Very good point, thanks for responding.

Not to mention a struck satellite (probably) no longer has the capability to deorbit, at least not in a controlled manner.

Little pieces of smashed satellites are not obligated by the rules of physics to decay.

An example of how long shit can stay in space: A Saturn V booster rocket is still out there, slowly orbiting the planet: https://en.wikipedia.org/wiki/J002E3

I'd think that only a fraction of the debris will head down into the influence of atmospheric drag. The rest would fly away at an angle that either takes it parallel to the path of the orbit, or higher in the orbit (however short that may last). These satellites, while in a LEO orbital configuration, I would assume would still be high enough to where there is a decent amount of room before significant drag comes into play. Otherwise, it would not be economical to have these in orbit as they would decay and need to be replaced too quickly to justify the cost.

They’re already in place that has enough drag. The satellites will deorbit in months to years without periodic boosts. Debris will come down faster, since they have more surface area relative to their mass. A single impulse always results in an orbit that intersects the original orbit at the location of the impulse, so it’s impossible for a collision to raise debris entirely beyond that altitude.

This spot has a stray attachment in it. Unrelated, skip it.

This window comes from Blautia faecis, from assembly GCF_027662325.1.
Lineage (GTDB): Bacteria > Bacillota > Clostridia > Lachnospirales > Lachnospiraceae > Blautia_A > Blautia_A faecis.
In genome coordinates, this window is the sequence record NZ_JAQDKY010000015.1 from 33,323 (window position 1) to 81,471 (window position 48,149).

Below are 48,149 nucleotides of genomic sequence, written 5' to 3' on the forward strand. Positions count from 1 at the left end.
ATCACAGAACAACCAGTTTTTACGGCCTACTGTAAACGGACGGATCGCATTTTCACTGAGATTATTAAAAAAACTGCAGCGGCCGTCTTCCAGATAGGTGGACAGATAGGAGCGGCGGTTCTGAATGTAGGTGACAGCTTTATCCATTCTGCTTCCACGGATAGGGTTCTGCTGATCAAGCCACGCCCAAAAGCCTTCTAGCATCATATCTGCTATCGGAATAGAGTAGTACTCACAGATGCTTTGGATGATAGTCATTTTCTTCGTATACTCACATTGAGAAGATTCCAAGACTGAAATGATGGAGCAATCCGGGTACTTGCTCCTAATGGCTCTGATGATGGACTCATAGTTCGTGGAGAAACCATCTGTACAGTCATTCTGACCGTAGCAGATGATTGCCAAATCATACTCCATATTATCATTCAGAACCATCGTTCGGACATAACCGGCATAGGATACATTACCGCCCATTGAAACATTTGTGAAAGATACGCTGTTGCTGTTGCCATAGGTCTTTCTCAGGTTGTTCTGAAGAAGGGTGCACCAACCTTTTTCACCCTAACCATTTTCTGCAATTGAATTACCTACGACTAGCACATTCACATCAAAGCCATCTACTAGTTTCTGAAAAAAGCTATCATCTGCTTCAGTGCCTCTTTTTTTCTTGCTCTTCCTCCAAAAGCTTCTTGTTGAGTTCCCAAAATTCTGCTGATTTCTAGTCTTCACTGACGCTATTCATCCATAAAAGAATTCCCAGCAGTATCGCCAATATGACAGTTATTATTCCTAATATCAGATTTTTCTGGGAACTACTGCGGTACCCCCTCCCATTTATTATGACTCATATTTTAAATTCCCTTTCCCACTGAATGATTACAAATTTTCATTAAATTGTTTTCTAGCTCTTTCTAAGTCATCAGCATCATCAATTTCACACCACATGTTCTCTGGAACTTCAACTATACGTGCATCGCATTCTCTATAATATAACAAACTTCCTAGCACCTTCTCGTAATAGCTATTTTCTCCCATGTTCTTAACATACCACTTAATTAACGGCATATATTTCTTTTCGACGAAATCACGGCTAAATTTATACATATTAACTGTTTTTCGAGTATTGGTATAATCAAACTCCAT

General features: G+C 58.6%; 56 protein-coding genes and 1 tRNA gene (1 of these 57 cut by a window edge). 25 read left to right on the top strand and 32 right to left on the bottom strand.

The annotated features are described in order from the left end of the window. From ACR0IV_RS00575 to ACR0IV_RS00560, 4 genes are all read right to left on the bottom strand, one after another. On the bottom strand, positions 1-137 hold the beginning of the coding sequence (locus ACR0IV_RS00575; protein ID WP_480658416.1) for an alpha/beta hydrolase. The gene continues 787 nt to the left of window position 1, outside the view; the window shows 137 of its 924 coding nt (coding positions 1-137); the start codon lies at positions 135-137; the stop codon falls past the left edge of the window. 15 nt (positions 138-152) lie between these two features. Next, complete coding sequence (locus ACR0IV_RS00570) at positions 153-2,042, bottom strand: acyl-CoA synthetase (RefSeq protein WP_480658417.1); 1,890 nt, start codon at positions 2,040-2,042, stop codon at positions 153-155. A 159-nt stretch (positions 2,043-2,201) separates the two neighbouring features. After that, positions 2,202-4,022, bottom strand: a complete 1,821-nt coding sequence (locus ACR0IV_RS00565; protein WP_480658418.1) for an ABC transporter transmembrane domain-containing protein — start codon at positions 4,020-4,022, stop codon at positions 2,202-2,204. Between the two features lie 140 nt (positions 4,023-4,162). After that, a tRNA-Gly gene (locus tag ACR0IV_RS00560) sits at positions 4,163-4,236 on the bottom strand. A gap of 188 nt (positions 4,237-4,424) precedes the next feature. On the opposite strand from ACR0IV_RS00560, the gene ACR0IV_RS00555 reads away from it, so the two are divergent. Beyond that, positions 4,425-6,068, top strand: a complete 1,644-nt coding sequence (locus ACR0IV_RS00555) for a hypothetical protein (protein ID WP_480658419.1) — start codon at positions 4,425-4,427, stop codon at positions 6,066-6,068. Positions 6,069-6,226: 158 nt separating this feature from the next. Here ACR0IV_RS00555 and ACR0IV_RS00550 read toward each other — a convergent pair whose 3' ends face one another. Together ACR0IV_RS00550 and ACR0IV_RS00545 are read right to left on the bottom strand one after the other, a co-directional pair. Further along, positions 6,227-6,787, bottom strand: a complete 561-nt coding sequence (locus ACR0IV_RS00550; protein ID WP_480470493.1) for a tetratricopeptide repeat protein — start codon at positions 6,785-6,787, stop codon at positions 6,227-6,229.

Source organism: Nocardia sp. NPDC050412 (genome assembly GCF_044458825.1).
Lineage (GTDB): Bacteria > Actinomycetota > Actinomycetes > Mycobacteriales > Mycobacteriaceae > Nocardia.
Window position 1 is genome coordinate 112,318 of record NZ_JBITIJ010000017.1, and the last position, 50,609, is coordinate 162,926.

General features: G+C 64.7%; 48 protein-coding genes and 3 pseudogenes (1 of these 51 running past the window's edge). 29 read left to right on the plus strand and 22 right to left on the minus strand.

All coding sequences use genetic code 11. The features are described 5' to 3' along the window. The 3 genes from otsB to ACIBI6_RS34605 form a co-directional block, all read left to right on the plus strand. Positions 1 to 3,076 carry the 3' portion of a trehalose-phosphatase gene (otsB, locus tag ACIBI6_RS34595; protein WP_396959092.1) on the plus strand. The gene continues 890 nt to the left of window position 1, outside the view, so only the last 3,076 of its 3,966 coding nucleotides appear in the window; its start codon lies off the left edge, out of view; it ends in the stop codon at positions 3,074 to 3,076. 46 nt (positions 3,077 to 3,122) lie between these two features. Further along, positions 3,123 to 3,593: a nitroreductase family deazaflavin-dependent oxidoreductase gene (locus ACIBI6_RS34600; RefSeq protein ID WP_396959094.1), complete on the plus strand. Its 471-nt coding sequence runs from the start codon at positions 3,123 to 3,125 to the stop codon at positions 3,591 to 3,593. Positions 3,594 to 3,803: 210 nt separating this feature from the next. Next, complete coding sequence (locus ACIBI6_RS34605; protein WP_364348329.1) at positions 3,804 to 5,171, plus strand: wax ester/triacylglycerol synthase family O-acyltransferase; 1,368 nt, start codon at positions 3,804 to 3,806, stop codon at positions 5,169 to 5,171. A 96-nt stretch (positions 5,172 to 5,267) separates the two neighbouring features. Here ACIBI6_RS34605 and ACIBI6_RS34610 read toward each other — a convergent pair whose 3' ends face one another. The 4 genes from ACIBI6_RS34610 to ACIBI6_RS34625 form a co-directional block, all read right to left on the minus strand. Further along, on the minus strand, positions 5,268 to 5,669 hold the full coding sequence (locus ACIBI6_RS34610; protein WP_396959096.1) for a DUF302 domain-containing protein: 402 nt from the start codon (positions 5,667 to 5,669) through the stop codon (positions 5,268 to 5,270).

SpaceX gave their proposals for this (very valid) concern here:


Think how big the Earth is. How hard it would be to find a Xerox machine in the Amazon or the middle of the Atlantic if someone stuck it there. Space is much, much, bigger.

> How hard it would be to find a Xerox machine in the Amazon or the middle of the Atlantic if someone stuck it there.

Part of the problem, though, is that said Xerox machine is traveling at 17,000 miles per hour.

We've already had a collision (https://en.wikipedia.org/wiki/2009_satellite_collision) between two of the ~3-4k satellites in orbit. SpaceX's constellation is planned to be double that number.

That single collision turned two satellites into two thousand high-velocity projectiles, too.

> That single collision turned two satellites into two thousand high-velocity projectiles, too.

Just to add to that point: https://en.wikipedia.org/wiki/Envisat#Space_safety

A single 10kg. chunk of debris could result in over 8 tonnes of additional debris, triggering a rather nasty chain reaction.